This month’s exhibition in the Art & Design Library is by Julie Galante and is entitled A Woman’s Place: an exploration of home and belonging.
Julie is a painter and mixed-media artist based in Stockbridge, Edinburgh. Her artwork focuses on people and places real and imagined. As someone who has lived in several different countries, she is particularly intrigued by the ways in which one’s location can affect a person’s inner and outer life.
The exhibition works started out as a study of the relationships between people and places: how one’s location and proximity to other people affects one’s mental state and well-being. The themes and subjects have grown and developed with the events of the past year. Julie explained to where the inspiration for her work had come from –
“The power of groups of women became evident to me in the women’s marches taking place all over the world, as well as in the close-knit group of female friends who supported me through my husband’s leukemia diagnosis and treatment. His death in April of this year left me reeling, person-less and place-less. Much of the artwork I have created since then is an exploration of my new role of young widow. And finally, many of the pieces in this exhibition celebrate Edinburgh, the city in which I know I belong. There is very little certainty in my life right now, but one thing I know for sure is that this city is my home”.
The second in our series of short films exploring the Henry Dyer Collection focuses on an extraordinary Japanese artwork from the early eighteenth century.
Thanks to funding from the Sumitomo Foundation the scroll is now being conserved at Restorient Studios in Leiden, but you can see the surrogate scroll, together with other rare items from the an event next month in Central Library
Items from the Henry Dyer Collection is your chance to see some of the most unique items from our collection up close – book now to guarantee yourself a place.
Prepare to be inspired as you follow an innovative art trail through Central Library. Original artwork by Edinburgh College of Art masters students, which was inspired by the building and its collections, form the Central Inspiration exhibition, on display until the end of August.
The aim of the project was to highlight the importance of tactile objects in the library in a digital age. MA Graphic Design student Sigrid Schmeisser said: “While libraries must incorporate technology to compete with their online counterparts, we cannot discount the tactile nature of public libraries that cannot be recreated on-screen. Libraries are often home to rare books, prints and manuscripts and unlike a museum the public has access to these artefacts which is an interaction that no scan or image can recreate.”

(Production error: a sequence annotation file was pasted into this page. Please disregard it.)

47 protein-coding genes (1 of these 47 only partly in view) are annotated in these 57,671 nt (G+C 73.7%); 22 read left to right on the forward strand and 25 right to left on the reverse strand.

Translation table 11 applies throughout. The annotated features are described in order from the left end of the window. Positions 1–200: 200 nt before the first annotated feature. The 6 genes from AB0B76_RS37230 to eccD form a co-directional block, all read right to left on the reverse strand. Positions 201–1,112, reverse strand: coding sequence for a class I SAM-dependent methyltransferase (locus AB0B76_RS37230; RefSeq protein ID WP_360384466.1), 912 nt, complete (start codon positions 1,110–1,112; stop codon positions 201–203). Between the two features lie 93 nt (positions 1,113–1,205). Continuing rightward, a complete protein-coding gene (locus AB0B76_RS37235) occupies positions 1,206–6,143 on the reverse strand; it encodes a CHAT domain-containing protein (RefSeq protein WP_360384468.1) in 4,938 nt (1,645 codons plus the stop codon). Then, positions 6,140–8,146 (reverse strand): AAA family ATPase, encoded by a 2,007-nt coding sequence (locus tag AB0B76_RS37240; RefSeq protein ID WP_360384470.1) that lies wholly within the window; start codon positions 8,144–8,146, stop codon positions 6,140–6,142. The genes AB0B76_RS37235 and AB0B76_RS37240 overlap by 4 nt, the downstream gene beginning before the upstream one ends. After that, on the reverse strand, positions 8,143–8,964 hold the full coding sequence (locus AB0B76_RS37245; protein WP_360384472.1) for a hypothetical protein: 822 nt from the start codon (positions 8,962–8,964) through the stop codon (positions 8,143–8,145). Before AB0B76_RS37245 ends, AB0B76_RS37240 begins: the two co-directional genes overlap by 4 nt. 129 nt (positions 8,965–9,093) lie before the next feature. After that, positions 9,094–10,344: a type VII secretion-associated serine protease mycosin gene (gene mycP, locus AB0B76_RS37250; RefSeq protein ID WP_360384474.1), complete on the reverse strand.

To celebrate this aspect of a traditional library, the 15 postgraduate graphic design and illustration students installed pieces around the main public areas of the Central Library building to encourage audiences to explore the collections. The work ranges from light reflecting mobiles in the children’s library to an Edgar Allan Poe inspired illustration in reference. There’s a digital animation in the Lending Library and ornate paper crafts outside the Edinburgh and Scottish Collection.
You can collect a map at the foyer of the library and use it to navigate your way through these wonderful pieces. The process was also filmed to allow you, dear library user, to click a QR code beside the artwork and discover the inspiration behind it.
Spring has arrived! The flowers bud, newborn animals lay in the fields; and the sky transforms from the dark grey snows of winter, to the dull grey constant rain that all other seasons in the British Isles consist of.
So to help evoke the more traditional thoughts of spring, we turn to Capital Collections new online exhibition ‘L’ animal dans la decoration’. Merging bold colours with the use of animals, French Art Nouveau artist Maurice Pillard Verneuil, created a collection of prints which show how animals can inspire design and decoration in items of furniture, papers, tiles and even outdoor items such as railings.
So let Edinburgh Libraries bring spring to you, when the rain (or snow!!) prevents you from getting out and experiencing it for yourself.